dry needlepoint— pewter
dotted with spiked filaments;
brittle ice and scum on pond.
Blow on the stones,
clap wood and flint
to parry cold and
bleakest night; plant
decoys before sprinting
off with real fire—
What boldened rush,
what streak through
burning brush? A duty
bidden by the moon:
to steal the secret
of the buckle’s gleam—
O birdling, o almost
the branch on which you
teeter is alight: come
now to bridge the air,
no vertigo or fear—
And the poem: does it hold you,
welcome you, swallow you whole?
Does it burrow in you like a secret,
wind the key a little tighter
in the lock, unravel like a bright
string of yarn plucked from a sleeve?
Does it send down the night like a maw
or use the silhouettes of trees for fringe?
When nothing stirs, it’s easy to think
the mountain’s cold heart won’t thaw.
In the brass section at the inaugural,
the cold is a mouth full of teeth
knocking against a fleshy cage,
trying to avoid the frozen graft
onto the mouthpiece—
On the corner, in the abandoned
church, the beautiful door
with ornate carvings that summer’s
high heat had held so close,
can finally be pushed open—
Who has not in childhood laid
upon their tongues the salty iron
taste of keys abandoned in the backs
of drawers? I can see them even now,
a row of skeletons beneath the alcove—
Leave it; you don’t want to dwell there, you don’t want to know what might have happened if it didn’t happen the way it did.
At times it is impossible to tell intention from intervention, the thorny stalk from the hedge, floss from the papery husk. In the dark, you might think it hardly matters, but it does, it does.
And the bud? It might have been white, red, or yellow; a bird might have plucked it from the stalk.
Say happenstance, say accident, say unthinking. But no matter, someone decreed that you had to pay.
Sentiment costs; nostalgia’s a big cottage industry, especially when there are poets locked up in cells, beasts that pace the ramparts worrying about deflation and capital gains in the real world.
Under the eaves, wind mingles with the sounds of haunted things: mouth harp, train whistle, gypsy cutting through the woods.
Once, at a writers’ retreat, I slept in the tower room. Toward the end of the week, near dawn, a weight, a shape, sat on my chest and refused to move. For a few seconds I struggled toward the light-pull. Was it a dream, or had there been too much salt on the baked salmon at dinner?
I cannot live your lives again, o ghostly ones. But I can walk to the balcony and look down at the river where your faces occasionally swim up under moonlight. I can collect your delicate ululations like pearls, one by one on a line.
those bits we found
like careless kindnesses
flung, refusing requiem
of swell and surf—
And I cannot part
with strips of drift-
wood tucked into shelves
and drawers, cannot quite
give up the habit
of probing whorled
things for what they hide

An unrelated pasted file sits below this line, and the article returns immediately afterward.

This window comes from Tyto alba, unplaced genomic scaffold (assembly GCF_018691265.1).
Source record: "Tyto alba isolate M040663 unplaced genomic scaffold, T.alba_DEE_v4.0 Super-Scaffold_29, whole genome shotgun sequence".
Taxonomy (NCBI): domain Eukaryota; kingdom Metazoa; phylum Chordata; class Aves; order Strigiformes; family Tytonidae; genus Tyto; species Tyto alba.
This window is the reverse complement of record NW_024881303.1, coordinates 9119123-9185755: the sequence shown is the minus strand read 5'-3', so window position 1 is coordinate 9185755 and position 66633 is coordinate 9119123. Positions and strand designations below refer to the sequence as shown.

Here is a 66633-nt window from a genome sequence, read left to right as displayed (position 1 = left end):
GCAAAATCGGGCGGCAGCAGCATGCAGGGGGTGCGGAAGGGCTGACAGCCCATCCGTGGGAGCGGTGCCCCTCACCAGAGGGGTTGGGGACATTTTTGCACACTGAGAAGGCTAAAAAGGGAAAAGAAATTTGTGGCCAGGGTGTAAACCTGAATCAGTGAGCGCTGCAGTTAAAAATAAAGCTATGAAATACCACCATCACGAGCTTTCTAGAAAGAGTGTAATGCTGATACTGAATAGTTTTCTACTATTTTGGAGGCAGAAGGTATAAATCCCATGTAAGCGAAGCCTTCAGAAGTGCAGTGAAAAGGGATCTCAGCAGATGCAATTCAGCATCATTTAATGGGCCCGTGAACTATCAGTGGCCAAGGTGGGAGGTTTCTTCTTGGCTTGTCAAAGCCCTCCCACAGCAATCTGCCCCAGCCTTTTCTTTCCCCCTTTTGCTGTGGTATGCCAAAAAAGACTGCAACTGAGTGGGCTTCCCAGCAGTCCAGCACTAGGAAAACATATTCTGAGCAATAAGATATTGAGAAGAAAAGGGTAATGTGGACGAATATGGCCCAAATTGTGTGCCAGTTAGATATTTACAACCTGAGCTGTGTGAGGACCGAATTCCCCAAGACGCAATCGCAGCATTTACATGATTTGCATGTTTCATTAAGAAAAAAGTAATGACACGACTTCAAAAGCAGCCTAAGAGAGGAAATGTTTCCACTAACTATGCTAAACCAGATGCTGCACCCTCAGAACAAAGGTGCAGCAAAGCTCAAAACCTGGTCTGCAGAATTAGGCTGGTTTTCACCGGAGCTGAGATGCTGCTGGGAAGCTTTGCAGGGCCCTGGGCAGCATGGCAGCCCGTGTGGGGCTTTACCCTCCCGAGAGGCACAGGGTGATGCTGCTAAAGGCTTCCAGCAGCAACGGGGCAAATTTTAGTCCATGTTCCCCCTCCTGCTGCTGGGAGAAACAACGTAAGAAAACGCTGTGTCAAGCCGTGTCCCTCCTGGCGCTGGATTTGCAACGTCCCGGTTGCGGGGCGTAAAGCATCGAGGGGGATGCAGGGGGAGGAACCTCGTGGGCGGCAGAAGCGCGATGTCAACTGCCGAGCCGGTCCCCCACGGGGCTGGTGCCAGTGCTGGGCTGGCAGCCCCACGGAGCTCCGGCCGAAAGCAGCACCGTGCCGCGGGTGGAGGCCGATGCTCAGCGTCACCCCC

of salt or seed—
Already, the year cracks its spine further open
and the leaves let in more phosphor, more light—
Already, dreams turn down the alleys and shed
their delirium of pink petals on stone—
I’ve set into motion the ball that strikes
another at the end of a silver string—
And what will be will be, says the poem
that grows word by word into lines—
So eat, grain by pearled grain, of the pulp
that glistens and clings to the rind—
When I was seven I wanted to run away from home,
miserable child alone in her solitude while adults
hurled insults and knives and forks across
the breakfast table, or threatened to scald
each other with boiling water snatched
up from the stove. The neighbors craned
their necks toward the fence or peered
outright through windows to watch our
daily theatricals of grief. And where
did I think I was going when I packed a set
of clean handkerchiefs and my toothbrush
into a brown paper bag, unlatched the gate
that always was kept so guardedly close?
Not three blocks away, before I reached the end
of the street where it curved away into town,
a kindly neighbor recognized me: saw
my tearful, shuffling progress along the sidewalk,
asked gently if I needed help returning home…
After all these years I no longer remember exactly
how the incident resolved, only that we retraced
my small, fugitive steps back; and no one
had even noticed I had tried to go—
The quiet, broken by the muffled chiming of a clock—
Wet rag at edge of driveway, that used to be someone’s good shirt—
The square that fills with a sudden rush of shadows preceding
sunlight or wings—
The dream, returning after forty years, of flying above a linen sea—
The footprints stamped like trails upon the snow
that by evening have dissolved into regret and rain—
Here by the orchid spray is where you sat
looking past the garden gate, wife by your side
and hair not even grey—
Increase intensity through attention, pressure, weight,
or time, to hear the singing in a higher register—
The same way a threaded button spins faster, looser
or more taut, depending on the varied register
of fingers pulling at the edges. I prefer lower, mellow
notes to shrill, but there is power too in upper registers—
but there must be absolute precision there, no way to flub
the reach by saying, Oh, I was just trying a jazzy register…
In the low-lit bar, patrons sent up slips of paper and requests.
But though the pianist crooned his best, not all could register
the depth of feeling poured into a song: something with a blue moon
or a river, the way you looked the night when I first registered
the tilted axis of the room, banal rush of traffic outside in the rain:
unusual warm night in late winter, that too a kind of register.